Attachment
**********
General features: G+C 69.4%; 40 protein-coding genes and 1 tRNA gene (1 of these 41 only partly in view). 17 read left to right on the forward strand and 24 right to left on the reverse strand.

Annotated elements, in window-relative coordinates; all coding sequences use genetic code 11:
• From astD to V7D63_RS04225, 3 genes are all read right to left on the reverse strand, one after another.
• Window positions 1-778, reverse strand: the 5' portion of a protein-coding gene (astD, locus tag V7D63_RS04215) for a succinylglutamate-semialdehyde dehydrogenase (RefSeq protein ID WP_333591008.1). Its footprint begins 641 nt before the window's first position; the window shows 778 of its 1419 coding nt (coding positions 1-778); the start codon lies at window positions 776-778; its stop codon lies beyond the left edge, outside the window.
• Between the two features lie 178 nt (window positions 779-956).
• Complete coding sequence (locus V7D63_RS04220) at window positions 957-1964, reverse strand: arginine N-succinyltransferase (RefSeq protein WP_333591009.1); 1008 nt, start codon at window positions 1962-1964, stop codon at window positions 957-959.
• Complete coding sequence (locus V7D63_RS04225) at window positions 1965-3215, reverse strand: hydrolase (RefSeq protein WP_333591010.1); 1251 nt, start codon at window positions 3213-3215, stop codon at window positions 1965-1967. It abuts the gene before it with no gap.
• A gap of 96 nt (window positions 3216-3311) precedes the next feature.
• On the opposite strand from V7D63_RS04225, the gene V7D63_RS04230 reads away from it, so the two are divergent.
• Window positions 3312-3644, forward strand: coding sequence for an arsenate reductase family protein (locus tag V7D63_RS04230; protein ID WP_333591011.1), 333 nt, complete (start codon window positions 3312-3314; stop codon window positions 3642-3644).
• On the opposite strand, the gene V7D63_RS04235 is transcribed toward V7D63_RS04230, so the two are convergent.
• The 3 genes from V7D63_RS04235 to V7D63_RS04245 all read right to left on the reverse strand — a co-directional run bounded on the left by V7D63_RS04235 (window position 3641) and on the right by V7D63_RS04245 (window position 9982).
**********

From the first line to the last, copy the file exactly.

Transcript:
General features: G+C 69.4%; 40 protein-coding genes and 1 tRNA gene (1 of these 41 only partly in view). 17 read left to right on the forward strand and 24 right to left on the reverse strand.

Annotated elements, in window-relative coordinates; all coding sequences use genetic code 11:
• From astD to V7D63_RS04225, 3 genes are all read right to left on the reverse strand, one after another.
• Window positions 1-778, reverse strand: the 5' portion of a protein-coding gene (astD, locus tag V7D63_RS04215) for a succinylglutamate-semialdehyde dehydrogenase (RefSeq protein ID WP_333591008.1). Its footprint begins 641 nt before the window's first position; the window shows 778 of its 1419 coding nt (coding positions 1-778); the start codon lies at window positions 776-778; its stop codon lies beyond the left edge, outside the window.
• Between the two features lie 178 nt (window positions 779-956).
• Complete coding sequence (locus V7D63_RS04220) at window positions 957-1964, reverse strand: arginine N-succinyltransferase (RefSeq protein WP_333591009.1); 1008 nt, start codon at window positions 1962-1964, stop codon at window positions 957-959.
• Complete coding sequence (locus V7D63_RS04225) at window positions 1965-3215, reverse strand: hydrolase (RefSeq protein WP_333591010.1); 1251 nt, start codon at window positions 3213-3215, stop codon at window positions 1965-1967. It abuts the gene before it with no gap.
• A gap of 96 nt (window positions 3216-3311) precedes the next feature.
• On the opposite strand from V7D63_RS04225, the gene V7D63_RS04230 reads away from it, so the two are divergent.
• Window positions 3312-3644, forward strand: coding sequence for an arsenate reductase family protein (locus tag V7D63_RS04230; protein ID WP_333591011.1), 333 nt, complete (start codon window positions 3312-3314; stop codon window positions 3642-3644).
• On the opposite strand, the gene V7D63_RS04235 is transcribed toward V7D63_RS04230, so the two are convergent.
• The 3 genes from V7D63_RS04235 to V7D63_RS04245 all read right to left on the reverse strand — a co-directional run bounded on the left by V7D63_RS04235 (window position 3641) and on the right by V7D63_RS04245 (window position 9982).